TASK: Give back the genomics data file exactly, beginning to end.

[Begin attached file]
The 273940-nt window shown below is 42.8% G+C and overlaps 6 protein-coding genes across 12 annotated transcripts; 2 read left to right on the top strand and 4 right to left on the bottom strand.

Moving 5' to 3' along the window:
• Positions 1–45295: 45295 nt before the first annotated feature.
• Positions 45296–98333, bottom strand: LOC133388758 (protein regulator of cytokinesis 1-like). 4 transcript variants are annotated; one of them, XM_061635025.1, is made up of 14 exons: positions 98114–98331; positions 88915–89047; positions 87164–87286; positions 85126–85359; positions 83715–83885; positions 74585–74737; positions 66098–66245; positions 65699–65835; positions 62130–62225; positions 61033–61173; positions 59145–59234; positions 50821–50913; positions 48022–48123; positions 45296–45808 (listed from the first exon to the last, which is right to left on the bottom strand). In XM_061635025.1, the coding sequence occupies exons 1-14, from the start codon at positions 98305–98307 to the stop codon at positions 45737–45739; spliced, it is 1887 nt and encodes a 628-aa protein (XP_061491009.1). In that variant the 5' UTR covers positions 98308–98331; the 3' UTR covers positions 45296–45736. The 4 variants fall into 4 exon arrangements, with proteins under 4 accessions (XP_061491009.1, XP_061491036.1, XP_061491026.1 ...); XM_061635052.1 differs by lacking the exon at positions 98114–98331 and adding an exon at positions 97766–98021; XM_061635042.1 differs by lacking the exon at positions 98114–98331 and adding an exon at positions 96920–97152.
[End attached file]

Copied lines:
The 273940-nt window shown below is 42.8% G+C and overlaps 6 protein-coding genes across 12 annotated transcripts; 2 read left to right on the top strand and 4 right to left on the bottom strand.

Moving 5' to 3' along the window:
• Positions 1–45295: 45295 nt before the first annotated feature.
• Positions 45296–98333, bottom strand: LOC133388758 (protein regulator of cytokinesis 1-like). 4 transcript variants are annotated; one of them, XM_061635025.1, is made up of 14 exons: positions 98114–98331; positions 88915–89047; positions 87164–87286; positions 85126–85359; positions 83715–83885; positions 74585–74737; positions 66098–66245; positions 65699–65835; positions 62130–62225; positions 61033–61173; positions 59145–59234; positions 50821–50913; positions 48022–48123; positions 45296–45808 (listed from the first exon to the last, which is right to left on the bottom strand). In XM_061635025.1, the coding sequence occupies exons 1-14, from the start codon at positions 98305–98307 to the stop codon at positions 45737–45739; spliced, it is 1887 nt and encodes a 628-aa protein (XP_061491009.1). In that variant the 5' UTR covers positions 98308–98331; the 3' UTR covers positions 45296–45736. The 4 variants fall into 4 exon arrangements, with proteins under 4 accessions (XP_061491009.1, XP_061491036.1, XP_061491026.1 ...); XM_061635052.1 differs by lacking the exon at positions 98114–98331 and adding an exon at positions 97766–98021; XM_061635042.1 differs by lacking the exon at positions 98114–98331 and adding an exon at positions 96920–97152.